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Evaluation of Three Aging Techniques and Back-calculated Growth for Introduced Blue Catfish from Lake Oconee, Georgia
Michael D. Homer Jr., James T. Peterson, and Cecil A. Jennings

Southeastern Naturalist, Volume 14, Issue 4 (2015): 740–756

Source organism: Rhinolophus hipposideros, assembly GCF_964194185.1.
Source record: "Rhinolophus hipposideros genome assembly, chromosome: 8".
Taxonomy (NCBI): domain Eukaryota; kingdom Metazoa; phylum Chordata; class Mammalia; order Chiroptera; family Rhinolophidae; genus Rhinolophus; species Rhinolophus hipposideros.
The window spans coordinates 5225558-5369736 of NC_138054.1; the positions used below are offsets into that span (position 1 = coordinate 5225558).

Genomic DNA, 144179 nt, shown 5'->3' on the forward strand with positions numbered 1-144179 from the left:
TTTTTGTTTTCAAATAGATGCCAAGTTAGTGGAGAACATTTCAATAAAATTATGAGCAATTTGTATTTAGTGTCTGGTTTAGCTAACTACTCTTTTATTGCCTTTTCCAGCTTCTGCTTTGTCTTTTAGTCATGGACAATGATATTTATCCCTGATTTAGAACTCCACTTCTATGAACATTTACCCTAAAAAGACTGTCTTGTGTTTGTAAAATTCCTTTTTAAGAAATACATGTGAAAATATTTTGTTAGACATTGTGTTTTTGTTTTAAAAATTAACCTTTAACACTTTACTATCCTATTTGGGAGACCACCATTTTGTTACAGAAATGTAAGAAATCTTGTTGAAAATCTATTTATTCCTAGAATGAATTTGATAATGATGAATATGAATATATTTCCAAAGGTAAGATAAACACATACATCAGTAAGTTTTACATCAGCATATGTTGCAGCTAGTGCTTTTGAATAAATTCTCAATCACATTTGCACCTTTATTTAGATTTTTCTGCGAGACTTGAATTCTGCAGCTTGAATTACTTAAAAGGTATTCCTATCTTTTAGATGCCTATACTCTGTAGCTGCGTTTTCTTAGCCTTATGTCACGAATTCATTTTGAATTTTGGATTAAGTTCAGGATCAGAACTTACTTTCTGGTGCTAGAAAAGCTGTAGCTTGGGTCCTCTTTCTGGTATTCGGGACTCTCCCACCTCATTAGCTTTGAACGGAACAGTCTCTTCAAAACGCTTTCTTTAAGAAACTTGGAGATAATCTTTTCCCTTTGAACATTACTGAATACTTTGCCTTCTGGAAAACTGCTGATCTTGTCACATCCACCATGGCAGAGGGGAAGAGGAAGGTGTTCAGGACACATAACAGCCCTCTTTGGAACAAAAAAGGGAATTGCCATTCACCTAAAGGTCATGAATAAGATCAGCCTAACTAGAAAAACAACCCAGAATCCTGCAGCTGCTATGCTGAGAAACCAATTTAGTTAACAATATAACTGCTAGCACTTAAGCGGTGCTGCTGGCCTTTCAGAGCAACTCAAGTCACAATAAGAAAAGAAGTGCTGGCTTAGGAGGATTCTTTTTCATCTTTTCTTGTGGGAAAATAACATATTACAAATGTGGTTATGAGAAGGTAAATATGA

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Southeastern Naturalist M.D. Homer Jr., J.T. Peterson, and C.A. Jennings 2015 Vol. 14, No. 4 740 2015 SOUTHEASTERN NATURALIST 14(4):740–756 Evaluation of Three Aging Techniques and Back-calculated Growth for Introduced Blue Catfish from Lake Oconee, Georgia Michael D. Homer Jr.1,2, James T. Peterson3, and Cecil A. Jennings4,* Abstract - Back-calculation of length-at-age from otoliths and spines is a common technique employed in fisheries biology, but few studies have compared the precision of data collected with this method for catfish populations. We compared precision of back-calculated lengths-at-age for an introduced Ictalurus furcatus (Blue Catfish) population among 3 commonly used cross-sectioning techniques. We used gillnets to collect Blue Catfish (n = 153) from Lake Oconee, GA. We estimated ages from a basal recess, articulating process, and otolith cross-section from each fish. We employed the Frasier-Lee method to backcalculate length-at-age for each fish, and compared the precision of back-calculated lengths among techniques using hierarchical linear models. Precision in age assignments was highest for otoliths (83.5%) and lowest for basal recesses (71.4%). Back-calculated lengths were variable among fish ages 1–3 for the techniques compared; otoliths and basal recesses yielded variable lengths at age 8. We concluded that otoliths and articulating processes are adequate for age estimation of Blue Catfish. Introduction Use of precise and accurate age and growth data are crucial for proper management of catfish populations. These data allow managers of catfish populations to determine population size and age structure and elucidate trends in growth to assess population responses to management and environmental changes (Sakaris et al. 2006). Age and growth data have been used to infer catfish species interactions within fish communities (Bonvechio et al. 2009, Homer and Jennings 2011, Kwak et al. 2006). Age and growth data also allow fisheries biologists to predict habitat suitability (Kwak et al. 2006), as well as to assess population status (Boxrucker and Kuklinski 2006, Grist 2002, Homer and Jennings 201 1, Kwak et al. 2006). Pectoral spines are the main structures that had traditionally been used to estimate catfish age and growth, but their use has become less common among fisheries biologists (Buckmeier et al. 2002, Jenkins 1956, Marzolf 1955, Michaletz et al. 2009, Nash and Irwin 1999, Sneed 1951). Studies have demonstrated that earliest annuli 1Georgia Cooperative Fish and Wildlife Research Unit, Warnell School of Forestry and Natural Resources, The University of Georgia, 180 East Green Street, Athens, GA 30602. 2Current address - Inland Fisheries Division - Management District 1B, Texax Parks and Wildlife Department, 5325 Noirth 3rd Street, Abilene, TX 79603. 3US Geological Survey, Oregon Cooperative Fish and Wildlife Research Unit, Oregon State University, 104 Nash Hall, Corvallis, OR 97331. 4US Geological Survey, Georgia Cooperative Fish and Wildlife Research Unit, Warnell School of Forestry and Natural Resources, The University of Georgia, 180 East Green Street, Athens, GA 30602. *Corresponding author - jennings@uga.edu. Manuscript Editor: Lance Williams Southeastern Naturalist 741 M.D. Homer Jr., J.T. Peterson, and C.A. Jennings 2015 Vol. 14, No. 4 in catfish pectoral spines are eliminated by the expansion of the central lumen as the fish grow, resulting in decreased ability to interpret annuli of older fish and biased age-estimates (Buckmeier et al. 2002, Mayhew 1969, Muncy 1959). The articulating process of Pylodictis olivaris (Rafinesque) (Flathead Catfish) spines (Turner 1982) and Ictalurus punctatus (Rafinesque) (Channel Catfish) spines (Buckmeier et al. 2002) yielded more precise assignments than basal recesses because they retained more annuli throughout a fish’s life and were unaffected by expansion of the central lumen. Although collection of lapilli (previously described as sagittal otoliths; Long and Stewart 2010) is lethal to fish, fisheries biologists more frequently use them to age fish because they yield more precise estimates than pectoral spines (Maceina et al. 2007, Olive et al. 2011). Multiple studies have documented greater precision of otolith-based age assignments compared to pectoral spine-based age assignments for various catfishes such as Flathead Catfish (Nash and Irwin 1999, Turner 1982) and Channel Catfish (Buckmeier et al. 2002, Prentice and Whiteside 1974). However, Colombo et al. (2010) did not find differences between the precision of otolith-based age estimates and articulating process-based age estimates for Channel Catfish. Further, otoliths and pectoral spines have only been validated for estimating ages of Channel Catfish ranging from ages 1 to 4 (Buckmeier et al. 2002). Back-calculation of length-at-age from otoliths and spines is a common technique in fisheries that can be useful for predicting growth histories of individual fish (Michaletz et al. 2009). Few studies have validated and compared the precision of back calculations of growth for catfish populations. Michaletz et al. (2009) compared and validated incremental growth for Channel Catfish and found that spine-based estimates of incremental growth were more accurate than otolith-based estimates when increments were measured along a lateral radius. Studies comparing the precision of age and growth estimates for Ictalurus furcatus (LeSueur) (Blue Catfish) based on pectoral spines and otoliths are limited. Olive et al. (2011) compared precision of age estimates from pectoral spines and otoliths collected from 4 native and 2 introduced populations of Blue Catfish and found that age and growth rate estimated from both structures were the same with ≥80% probability for fish up to age 4 with average growth, age 5 with slow growth, and age 2 with rapid growth. However, none of these studies quantified the variability of estimated growth among individual fish or compared that variation among methods. This analysis is essential because among-fish variability, if ignored, can result in biased estimates of precision and misinterpretation of the importance of differences among aging techniques. In this study, we used otoliths, pectoral-spine basal recesses, and articulating processes to estimate fish ages and back-calculate lengths-at-age for a recently established population of Blue Catfish in Lake Oconee, GA. We evaluated precision of age estimates and back-calculated lengths among the structures and crosssectioning techniques by use of hierarchical linear models to account for inherent bias that may be associated with each technique as well as to determine whether estimated length-at-age for a fish would differ depending on the technique used. Southeastern Naturalist M.D. Homer Jr., J.T. Peterson, and C.A. Jennings 2015 Vol. 14, No. 4 742 We also estimated variation in incremental growth among fish and structures. The primary objectives of this study were to (1) assess age and growth for a young, introduced population of Blue Catfish by using techniques commonly employed for estimating ages of catfishes, and (2) compare the precision of data among the 3 techniques. Our data and the conclusions from this study can be used by fisheries biologists who need to choose a suitable technique for obtaining age and growth information for young, introduced ictalurid catfish populations. Methods We conducted our study on a recently established population of B lue Catfish in Lake Oconee, which is a 7677-ha reservoir on the Oconee and Appalachee rivers in East Central Georgia (Fig. 1; GPC 2009). Lake Oconee is impounded by Wallace Dam, a hydroelectric facility owned and operated by GPC, and there are many private and commercial residential developments along its shoreline. The lake supports popular recreational and commercial fisheries. The Georgia Department of Natural Resources (GADNR) established 12 standardized sampling stations throughout the reservoir (Fig. 1) and has used them since 1989 to conduct an annual fisheries survey during winter. Blue Catfish were first discovered in the lake during the 1998 GADNR gill-netting survey (Homer and Jennings 201 1). During December 2008, we collected Blue Catfish by deploying experimental gill nets (20.4-m panels; 1.9-, 3.8-, and 4.5-cm-bar mesh) at the 12 GADNR standardized stations at Lake Oconee. In January 2009, we deployed 4 additional experimental gill nets at 4 of the standardized stations that previously yielded higher catches. We fished each net overnight (~18 h) and retrieved them the next morning. We sacrificed, marked with an individually numbered aluminum tag; measured for total length (mm TL), weighed to the nearest gram (g), placed on ice for transport back to the University of Georgia, and then stored in a freezer all collected Blue Catfish until they could be processed for age estima tion. We removed pectoral spines following the method developed by Sneed (1951). We cross-sectioned 1 spine from each fish at the basal recess (Sneed 1951) and articulating process (Buckmeier et al. 2002) with a Buehler® low-speed Isomet saw (Buehler-Lake Bluff, IL). We mounted cross-sections on glass slides and processed them as described by Homer (2011). We employed the method described by Buckmeier et al. (2002) to collect lapillar otoliths from Blue Catfish specimens and prepared them for age estimation using the methods described by Homer (2011). Two experienced readers counted the annuli by placing the cross-sections under a dissecting microscope (50X magnification for basal recesses, 40X for articulating processes, and 90X for otoliths) equipped with a camera that projected the image onto a computer screen and captured a digital image of each sample (see Homer 2011). The technicians used a fiber-optic light source for side illumination to facilitate readability. They began their counts at the focus (i.e., centermost point) of the cross-sections, moved outward to the edge of the structure, and reported the last annulus formed as the outer margin of each cross-section. The readers made Southeastern Naturalist 743 M.D. Homer Jr., J.T. Peterson, and C.A. Jennings 2015 Vol. 14, No. 4 age assignments based on the age each fish would have been during the spring of 2009 and they resolved any disagreements on age assignments by repeating them in concert. If the readers could not reach agreement, they excluded that particular Figure 1. A map of the study site and the 12 standardized gill-netting stations at Lake Oconee, GA, enlarged (reprinted with permission from Homer and Jennings 201 1). Southeastern Naturalist M.D. Homer Jr., J.T. Peterson, and C.A. Jennings 2015 Vol. 14, No. 4 744 structure (i.e., spine or otolith) from the analysis; percent reader agreement was recorded by technique after all structures were assigned ages. We used ImagePro Plus® 7.0 (Media Cybernetics, Inc., Bethesda, MD) image- analysis software to measure incremental growth for all cross-sections. We measured incremental growth from the focus along the anterior radii of basal-process cross-sections, anterior radii of otolith sections, and lateral radii of articulating processes to the outer margin as described by Michaletz et al. (2009). We employed the Frasier-Lee method (Busacker et al. 1990, Carlander 1982, DeVries and Frie 1996, Frie 1982) to back-calculate length-at-age for each fish with each technique. We eliminated some fish from our analyses because their structures were damaged during collection or cross-sectioning, or if there were discrepancies in their age assignments; numbers of fish included in each technique’s dataset were unequal. Comparison of techniques We evaluated differences in mean back-calculated lengths-at-age among ageestimation techniques using hierarchical linear-regression models (Raudenbush and Bryk 2002). Hierarchical models used in the study differed from traditional regression techniques because we accounted for dependence among repeated measurements from individual fish by including random effects for intercepts and slopes. That is, we treated the intercept and the relation (i.e., slope) between age increments and length-at-age as varying normally among individual fish and interpreted fixed effects as the average relation between age increment and lengthat- age among individual Blue Catfish. We interpreted fixed effects associated with the cross-sectioning location as the effect of location on estimated length-at-age and random effects as variation in the relationship between an age increment and length-at-age among individual fish. All hierarchical models were fitted using the lme4 package (Bates et al. 2012) in R statistical software (R C ore Team 2012). We created 2 binary predictor variables to represent the age-estimation techniques. We coded the basal-recess predictor and the articulating-process predictor as 1 or 0. Thus, otoliths served as the baseline technique for the compari sons. We used an information-theoretic approach to evaluate the relationship between the age increment and age-estimation technique on back-calculated length-at-age (Burnham and Anderson 2002). The primary hypotheses of interest were whether Table 1. Biological interpretations of predictors used in the candidate models relating to the backcalculated length-at-age of Blue Catfish from Lake Oconee, GA. Predictor variable Biological interpretation (hypothesis) Age increment The year in which the annulus was formed will influence back-calculated lengths. Method The chronometric structure being used will influence back-calculated lengths. Age increment × age increment The quadratic effect on the rate of growth will influence back-calculated lengths. Method × age increment The quadratic effect on the rate of growth varies among the chronometric structures and will influence back-calculated lengths. Southeastern Naturalist 745 M.D. Homer Jr., J.T. Peterson, and C.A. Jennings 2015 Vol. 14, No. 4 length-at-age estimates differed among techniques and whether those differences changed with the age of a Blue Catfish (Table 1). Thus, we created 3 candidate models to represent these hypotheses (Table 2). All candidate models contained age increment and an age-increment quadratic term because they are related to length-at-age (Isley and Grabowski 2007). We used Akaike’s information criterion (AIC; Akaike 1973) with the small-sample-bias adjustment (AICc; Hurvich and Tsai 1989) to evaluate the plausibility of each candidate model. Parameters used to estimate AICc included the fixed effects, random effects, and random effect covariance (Burnham and Anderson 2002). We calculated model weights (wi) and used them to determine the plausibility of one model over the other (Burnham and Anderson 2002). We estimated the precision of fixed effects in the best-approximating model by calculating 95% confidence intervals based on a t-statistic with n−1 degrees of freedom (Littell et al. 1996). We created empirical Bayes plots of the relation between estimated length-at-age and age increment to aid in the interpretation of random effects. We assessed goodness-of-fit for each candidate model by examining residual and normal probability plots. We evaluated differences among estimated mean lengths-at-age for each technique by estimating length-at-age with the best-approximating model. To determine precision in back-calculated lengths-at-age among the techniques, we calculated 95% confidence intervals for each estimated age increment. Hierarchical models accounted for variation in length-at-age relationships among individual fish (i.e., the random effects) and within individual fish (i.e., the residual). Thus, we created 2 sets of confidence limits, the first of which incorporated the predictable variation from fish-to-fish (random effects) and random error (residual) and represented the expected error in technique-specific length-at-age estimates from fishes selected at random from the population. The second set only incorporated the random error (residual) and represented the expected error in the estimated length-at-age for an individual Blue Catfish for each age-estimation technique. Results During sampling at Lake Oconee, we captured and processed for age estimation 153 Blue Catfish. Total length (TL) range = 138 mm–740 mm (mean = 376.4 mm, SD = 155.3 mm). Agreement of age estimates was greatest for otolith-based age assignments (83.5%), followed by articulating-process–based age assignments (77%) and basal-recess–based age assignments (71.4%). Ages ranged from 1 to 8 y Table 2. Predictor variables, log-likelihood (LogL), Akaike’s information criterion with the smallsample bias adjustment (AICc), ΔAICc, and Akaike weights (wi) for the set of candidate models for predicting back-calculated length-at-age of Blue Catfish caught during the December 2008 and January 2009 sampling sessions in Lake Oconee, GA. Candidate models LogL AICc ΔAICc wi Method, age increment, age increment × age increment, -7952 15,932 0 1 method × age increment Age increment, age increment × age increment -8235 16,490 558 0 Method, age increment, age increment × age increment -8045 16,113 182 0 Southeastern Naturalist M.D. Homer Jr., J.T. Peterson, and C.A. Jennings 2015 Vol. 14, No. 4 746 Table 3. Otolith-derived back-calculated mean total lengths-at-age (mm TL) and associated standard deviations for each year class (2001–2008) of Blue Catfish caught during the December 2008 and January 2009 sampling sessions in Lake Oconee, GA. A standard deviation could not be calculated for the 2008 year-class because we only sampled 1 fish. Mean length-at-age (mm TL) Age Year-class 1 2 3 4 5 6 7 8 1 2008 138 2 2007 84 ± 21.8 195 ± 15.8 3 2006 80 ± 20.2 191 ± 25.5 269 ± 37.8 4 2005 76 ± 20.6 205 ± 27.7 308 ± 37.4 381 ± 52.2 5 2004 91 ± 35.4 211 ± 44.5 318 ± 53.8 406 ± 63.8 470 ± 69.2 6 2003 86 ± 40.9 210 ± 44.3 319 ± 37.3 419 ± 45.7 499 ± 48.5 560 ± 51.5 7 2002 92 ± 30.3 230 ± 54.7 341 ± 66.0 425 ± 77.8 498 ± 81.5 563 ± 81.7 619 ± 85.8 8 2001 102 ± 19.1 232 ± 18.8 331 ± 2.1 439 ± 15.7 515 ± 22.6 582 ± 18.6 631 ± 0.8 674 ± 5.0 Mean 84 ± 29.9 204 ± 36.3 308 ± 48.7 406 ± 58.0 486 ± 63.2 562 ± 57.0 622 ± 74.5 674 ± 5.0 Table 4. Articulating-process–derived back-calculated mean total lengths-at-age (mm TL) and associated standard deviations for each year class (2001– 2008) of Blue Catfish caught during the December 2008 and January 2009 sampling sessions in Lake Oconee, GA. A standard deviation could not be calculated for the 2008 year-class because we sampled only 1 fish. Mean length-at-age (mm TL) Age Year-class 1 2 3 4 5 6 7 8 1 2008 138 2 2007 132 ± 18.0 198 ± 20.7 3 2006 137 ± 30.7 209 ± 33.2 261 ± 42.5 4 2005 144 ± 28.7 243 ± 27.6 313 ± 1.1 367 ± 55.6 5 2004 143 ± 22.0 238 ± 30.5 329 ± 61.1 396 ± 80.6 439 ± 88.7 6 2003 154 ± 38.9 250 ± 48.8 346 ± 6.8 439 ± 64.3 500 ± 67.2 534 ± 63.7 7 2002 146 ± 40.2 223 ± 42.2 327 ± 56.0 432 ± 75.1 514 ± 78.4 559 ± 84.7 584 ± 89.9 8 2001 170 ± 22.0 240 ± 29.9 309 ± 51.6 389 ± 101.0 455 ± 118.0 523 ± 107.0 591 ± 103.0 619 ± 107 Mean 144 ± 30.4 228 ± 40.2 319 ± 59.5 411 ± 73.9 479 ± 82.7 539 ± 70.3 586 ± 88.5 619 ± 107 Southeastern Naturalist 747 M.D. Homer Jr., J.T. Peterson, and C.A. Jennings 2015 Vol. 14, No. 4 Table 5. Basal-recess–derived back-calculated mean total lengths-at-age (mm TL) and associated standard deviations for each year class (2001–2008) of Blue Catfish caught during the December 2008 and January 2009 sampling sessions in Lake Oconee, GA. We could not calculate a standard deviation for the 2001 and 2008 year-classes because we sampled only 1 fish for each of those year c lasses. Mean length-at-age (mm TL) Age Year-class 1 2 3 4 5 6 7 8 1 2008 138 2 2007 143 ± 20.4 198 ± 19.6 3 2006 161 ± 20.0 225 ± 22.5 275 ± 38.1 4 2005 160 ± 17.7 238 ± 21.6 301 ± 41.0 344 ± 51.6 5 2004 192 ± 35.6 280 ± 47.8 352 ± 63.1 419 ± 81.7 459 ± 89.4 6 2003 182 ± 39.1 277 ± 62.7 353 ± 68.1 433 ± 73.2 491 ± 81.3 521 ± 80.7 7 2002 196 ± 40.5 287 ± 46.9 388 ± 63.6 466 ± 85.2 529 ± 86.0 566 ± 88.6 587 ± 86.7 8 2001 171 228 313 410 506 548 575 590 Mean 172 ± 36.1 251 ± 54.6 339 ± 67.1 417 ± 67.1 486 ± 86.8 534 ± 83.4 586 ± 83.1 590 Southeastern Naturalist M.D. Homer Jr., J.T. Peterson, and C.A. Jennings 2015 Vol. 14, No. 4 748 (i.e., year-classes 2000–2007) for each technique. Back-calculated lengths-at-ages derived from the 3 structures were: lapillar otoliths = 84−674 mm TL (Table 3), articulating processes =144–619 mm TL (Table 4), and basal recess =172−590 mm TL (Table 5). The global model—which included age increment and associated quadratic term, the age-estimation technique, and the interaction of age increment and growth—was the most plausible model of mean back-calculated lengths-atage. The model explained 96% of the variation in length-at-age, and the wi for this model was 1, which indicated zero support for the other 2 models. Mean back-calculated lengths-at-age were positively, non-linearly related to the age increment, but differed among the techniques, and those differences varied with age increment (Table 6). Relation between age increment and length-at-age also varied among individual Blue Catfish. The model suggested that the relation between age increment (i.e., the parameter estimate) and back-calculated length varied substantially, by 20% among fish on average (Table 6; Fig. 2). Parameter estimates indicated that lengths-at-age determined from articulating processes and basal recesses were greater than those from otoliths for individual fish at ages 1-5 and were similar at age-6. (Fig. 3). From age 6, predicted back-calculated lengths were greater when derived from otolith-annuli measurements than when determined by the other techniques. Length-at-age estimates were greater for the basal-recess technique than the articulating-process technique until age 6, after which the difference between basal-recess–derived mean lengths-at-age versus articulating process-derived estimates decreased (Fig. 4). Assuming no fish-to-fish variability, mean back-calculated lengths differed among all 3 age-estimation techniques at ages 1–4, as well as between basal recesses and otoliths at age 8 (Fig. 4). Accounting for additional variation among fish (i.e., predictable variation among fish) by incorporating random effects indicated Table 6. Estimates of fixed and random effects, standard errors (SE), and the lower and upper confidence limits (CLs) for the best-approximating model for evaluating back-calculated lengths-at-age of Blue Catfish (age 1 to age 8) in Lake Oconee, GA. Parameter Estimate SE Lower CL Upper CL Fixed Effects Intercept -32.44 3.99 -40.25 -24.63 Age Increment 130.06 3.22 123.75 136.37 Age increment × age increment -7.71 0.40 -8.49 -6.94 Articulating-process method 60.03 4.01 52.17 67.89 Basal-recess method 91.63 3.99 83.82 99.44 Age increment × articulating process -12.10 1.19 -14.43 -9.77 Age increment × basal recess -16.39 1.18 -18.71 -14.07 Age increment × otolith (baseline) 0.00 0.00 0.00 0.00 Random effects Individual fish 98.35 9.92 78.91 117.79 Age increment 664.14 25.77 613.63 714.65 Age increment × age increment 4.88 2.21 0.55 9.21 Residual 932.43 30.54 Southeastern Naturalist 749 M.D. Homer Jr., J.T. Peterson, and C.A. Jennings 2015 Vol. 14, No. 4 greater overlap in estimated back-calculated lengths at ages among the 3 techniques for all ages (Fig. 5). After including this variation, differences among the 3 techniques were only predictably different for fish aged 1–3 y. Figure 2. Empirical Bayes estimates of the relationship between age and total length based on (a) articulating process, (b) basal recess, and (c) lapillar otoliths for each Blue Catfish included in the analysis (n = 135). Fishspecific relationships are only plotted for the observed range of ages using the best-approximating hierarchical linear model. Southeastern Naturalist M.D. Homer Jr., J.T. Peterson, and C.A. Jennings 2015 Vol. 14, No. 4 750 Figure 4. Mean b a c k - c a l c u l a t e d lengths at each age increment 1−8 and the associated 95% confidence intervals by the articulating process (grid pattern), basal recess (solid white), and otolith (black diagonal lines) techniques used to estimate growth of Blue Catfish from Lake Oconee, GA. Confidence intervals were derived from the best-approximating hierarchical and the residual error and do not include the predictable variation among individual Blue Catfish. Discussion We successfully used the 3 structures evaluated in this study to estimate Blue Catfish ages, and used the estimated ages to predict reasonably precise back- Figure 3. The predicted relations between age increment and lengths-at-ages 1−8 derived from the articulating process (dotted line), basal recess ( b r o k e n l i n e ) , and otolith (solid line) techniques used to estimate growth of Blue Catfish from Lake Oconee, GA. Southeastern Naturalist 751 M.D. Homer Jr., J.T. Peterson, and C.A. Jennings 2015 Vol. 14, No. 4 calculated lengths-at-age for Blue Catfish from a young, introduced population. Our findings suggest that the use of lapillar otoliths and articulating processes yield more precise age estimates than basal recesses when aging Blue Catfish. Although the sample lacked older fish, we were able to evaluate precision of age estimates and back-calculated length from data obtained from 3 cross-sectioning techniques that could be used on young Blue Catfish populations. We could not use other commonly employed growth models, such as the Von Bertalanffy (von Bertalanffy 1957), because the population lacked older, larger fish that should be included to properly fit the models. For instance, a preliminary analysis indicated that estimates of the asymptotic growth parameter L∞ were too large (i.e., 13 m; the slope of the line never reached the asymptote) for Blue Catfish when using otolith-based age data. However, we successfully used hierarchical models to estimate variation in growth rates among individuals to fit length at-age-models. Similar to the findings of previous studies evaluating the same 3 age-estimation techniques for other catfishes (Buckmeier et al. 2002, Nash and Irwin 1999, Olive et al. 2011), our otolith-based age assignments were more precise than the age Figure 5. Mean back-calculated lengths-at-ages 1−8 and associated confidence intervals by the articulating process (AP; grid pattern), basal recess (BR; solid white bar), and otolith (OTO; black diagonal lines) techniques used to estimate growth of Blue Catfish from Lake Oconee, GA. Confidence intervals were derived from the best-approximating hierarchical model and included predictable variation among individual fish and residual error. Note, a confidence interval was not calculated for the mean length at age-increment 8 for the articulating process technique because there was only 1 fish estimated to be age 8 by this technique. Southeastern Naturalist M.D. Homer Jr., J.T. Peterson, and C.A. Jennings 2015 Vol. 14, No. 4 752 assignments derived from cross-sections of pectoral spines. Buckmeier et al. (2002) reported high (i.e., 79%) reader agreement and high accuracy (i.e., 97%) for age assignments derived from cross-sections of lapillar otoliths from known-age, 1–4-yold Channel Catfish. Biased age-estimations can lead to flawed interpretations of data (Campana et al. 1995, Olive et al. 2011), and may have led to the imprecision observed in our study. However, our results were similar to those of other studies that have compared these techniques for aging other catfishes. Specifically, higher precision (Nash and Irwin 1999) and accuracy (Buckmeier et al. 2002) of assigned ages were achieved for catfishes when determined from otoliths compared with pectoral spines. The appearance of annuli and the number of false annuli present in the crosssections were variable among the techniques we compared and may have affected our interpretation of age and growth estimates. Kelley and Carver (1966) experienced similar difficulties when using pectoral spines to assign ages to Blue Catfish from the Mississippi River. Taking multiple cross-sections from small Blue Catfish otoliths often damaged the structure and made them more difficult to read compared to pectoral spines. When the cross-sections were not damaged, annuli from cross-sections of Blue Catfish otoliths often appeared clearer and less variable in appearance compared to cross-sections obtained from pectoral spine cross-sections. Cross-sections taken from the basal recess and articulating process of pectoral spines were variable in appearance. False marks, crowding of annuli, and loss of annuli from central-lumen expansion were evident in the spine crosssections; similar phenomena have been reported for Channel Catfish (Buckmeier et al. 2002) and Flathead Catfish (Nash and Irwin 1999). Such features were more prevalent in the basal-recess sections than the other structures. Erosion of annuli by expansion of the central lumen and the crowding of annuli toward the outer margins of the pectoral spine cross-sections may have contributed to errors in our age assignments and measurements of growth. Basal recess cross-sections from fish older than age 3 had obvious partial loss of the first annulus. We did not quantify the number of fish with missing or false annuli for any of the t echniques. The findings of the present study suggest that each technique produced different estimates for back-calculated length-at-age for individual Blue Catfish. Growth estimated from each cross-sectioning technique was variable from age 1 to age 8. However, the hierarchical models indicated that differences were minor compared to the variation in back calculated length-at-age among individual fish when using the same technique. If ignored, this fish-to-fish variation (i.e., dependence) would have led to underestimates of the variation in the length-at-age regression-parameter estimates (Sokal and Rohlf 1995) and erroneously inflated estimates of precision. Despite the significant differences in back-calculated lengths from age 1 to age 6, back-calculated length was similar at the later age increments except between the basal-recess– and otolith-derived estimates at age 8. Similarities in the lengths were likely a result of the length/age distributions in the samples. Modeled mean lengths-at-age were similar for the 3 techniques at the median length, which Southeastern Naturalist 753 M.D. Homer Jr., J.T. Peterson, and C.A. Jennings 2015 Vol. 14, No. 4 suggests that differences in back-calculated lengths-at-age might be negligible at or near the actual recorded lengths of fish at the time of capture. We collected fish 138–740 mm TL in the gill nets. Some size-selectivity was evident in our sample; the younger fish had not yet recruited to the gear and the larger fish were not very abundant, given the young age of the population. Repeating this study on populations of Blue Catfish with diverse age classes might reduce variability and yield more precise estimates of lengths-at-age. Over the last decade, fisheries biologists have debated the reliability of pectoral spine-based vs. otolith-based age estimates. Recent studies have reported that pectoral spines produce data similar to otolith-based age data when ages are estimated for catfishes (Colombo et al. 2010, Michaletz et al. 2009, Olive et al. 2011). Furthermore, accuracy of otolith-based age estimates has been evaluated only for Channel Catfish up to age 4 (Buckmeier et al. 2002), but the use of these structures may produce accurate age estimates up to age 16 for Blue Catfish (Olive et al. 2011). Back-calculated length-at-age estimates in this study varied by 31% among the Blue Catfish. Nonlethal age- and growth-estimation techniques are suitable for populations with low abundance and for populations intended to produce trophy fish (Boxrucker and Kuklinski 2006, Maceina et al. 2007, Olive et al. 2011). However, otoliths may provide greater precision and are likely more suitable than spines for obtaining age and growth information for introduced populations. Our results can be used by biologists to help them decide which techniques are best-suited for the age- and growth-data collection for managing Blue Catfish and other catfish populations. Acknowledgments This research was conducted collaboratively with the Wildlife Resources Division of the Georgia Department of Natural Resources. Michael S. Bednarski, Benjamin Carswell, Colin P. Shea, and Daniel Farrae of the University of Georgia (UGA); Dave Buckmeier (Texas Parks and Wildlife); and Kurt Kuklinski (Oklahoma Department of Wildlife and Conservation) provided technical assistance. Scott Lamprecht and Chad Holbrook of South Carolina Department of Natural Resources provided time and technical training for otolith preparation and sectioning. Peter Sakaris, Southern Polytechnic State University, generously provided additional technical training for otolith preparation and sectioning. Robert Bringolf (UGA) provided in-kind support. We thank Chris Nelson, Jamie Dowd, Mark Rigglesford, Ramon Martin, Michael Sheppard, Taylor Duke, Tony Beck, Daniel Malcom, and John Ruiz for assistance with collections. We are grateful to the reviewers of this manuscript for their helpful comments. 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